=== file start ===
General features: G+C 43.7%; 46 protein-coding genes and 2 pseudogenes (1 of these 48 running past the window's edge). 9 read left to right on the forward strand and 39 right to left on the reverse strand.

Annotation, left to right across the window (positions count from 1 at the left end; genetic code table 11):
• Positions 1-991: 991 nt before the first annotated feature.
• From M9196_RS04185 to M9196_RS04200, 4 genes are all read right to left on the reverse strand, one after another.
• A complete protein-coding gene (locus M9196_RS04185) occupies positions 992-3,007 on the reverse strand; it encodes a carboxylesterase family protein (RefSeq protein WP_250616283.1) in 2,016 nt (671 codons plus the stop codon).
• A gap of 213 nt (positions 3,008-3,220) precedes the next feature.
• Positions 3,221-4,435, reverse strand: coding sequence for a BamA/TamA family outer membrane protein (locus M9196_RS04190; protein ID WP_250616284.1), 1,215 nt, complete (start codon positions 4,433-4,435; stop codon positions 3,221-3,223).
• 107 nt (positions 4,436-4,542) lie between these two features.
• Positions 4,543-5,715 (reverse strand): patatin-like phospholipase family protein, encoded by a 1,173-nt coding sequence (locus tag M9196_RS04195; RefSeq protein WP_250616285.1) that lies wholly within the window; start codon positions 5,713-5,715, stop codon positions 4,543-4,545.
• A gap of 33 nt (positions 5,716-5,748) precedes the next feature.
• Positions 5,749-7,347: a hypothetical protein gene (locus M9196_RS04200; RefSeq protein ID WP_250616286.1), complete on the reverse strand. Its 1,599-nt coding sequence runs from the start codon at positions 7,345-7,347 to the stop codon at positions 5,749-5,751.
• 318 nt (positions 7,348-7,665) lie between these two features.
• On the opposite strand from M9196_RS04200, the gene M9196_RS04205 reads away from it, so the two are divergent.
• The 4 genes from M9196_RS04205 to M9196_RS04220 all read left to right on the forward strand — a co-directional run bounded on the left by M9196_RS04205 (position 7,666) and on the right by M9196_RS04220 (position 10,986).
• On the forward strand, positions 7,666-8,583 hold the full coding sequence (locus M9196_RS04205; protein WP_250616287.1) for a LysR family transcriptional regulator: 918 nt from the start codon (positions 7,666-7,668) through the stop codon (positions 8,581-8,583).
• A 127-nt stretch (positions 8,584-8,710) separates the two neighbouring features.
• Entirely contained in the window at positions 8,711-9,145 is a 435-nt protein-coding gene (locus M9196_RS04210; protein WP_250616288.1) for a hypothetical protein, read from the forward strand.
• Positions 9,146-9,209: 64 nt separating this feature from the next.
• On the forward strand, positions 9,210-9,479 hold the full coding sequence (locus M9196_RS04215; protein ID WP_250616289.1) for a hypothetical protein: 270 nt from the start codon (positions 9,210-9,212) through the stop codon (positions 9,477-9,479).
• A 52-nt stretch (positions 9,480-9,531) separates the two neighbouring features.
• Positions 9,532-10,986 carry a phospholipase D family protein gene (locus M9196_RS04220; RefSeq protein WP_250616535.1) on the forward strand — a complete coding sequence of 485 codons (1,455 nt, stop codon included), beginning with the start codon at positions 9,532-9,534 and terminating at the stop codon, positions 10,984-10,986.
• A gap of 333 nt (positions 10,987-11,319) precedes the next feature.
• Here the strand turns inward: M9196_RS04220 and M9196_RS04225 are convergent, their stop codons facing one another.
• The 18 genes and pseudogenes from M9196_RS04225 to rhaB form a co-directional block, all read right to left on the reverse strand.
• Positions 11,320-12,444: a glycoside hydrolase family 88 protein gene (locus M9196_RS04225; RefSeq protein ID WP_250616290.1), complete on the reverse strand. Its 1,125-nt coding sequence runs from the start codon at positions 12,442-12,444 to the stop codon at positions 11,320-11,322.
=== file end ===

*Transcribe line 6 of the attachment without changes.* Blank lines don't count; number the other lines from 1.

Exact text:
• A gap of 213 nt (positions 3,008-3,220) precedes the next feature.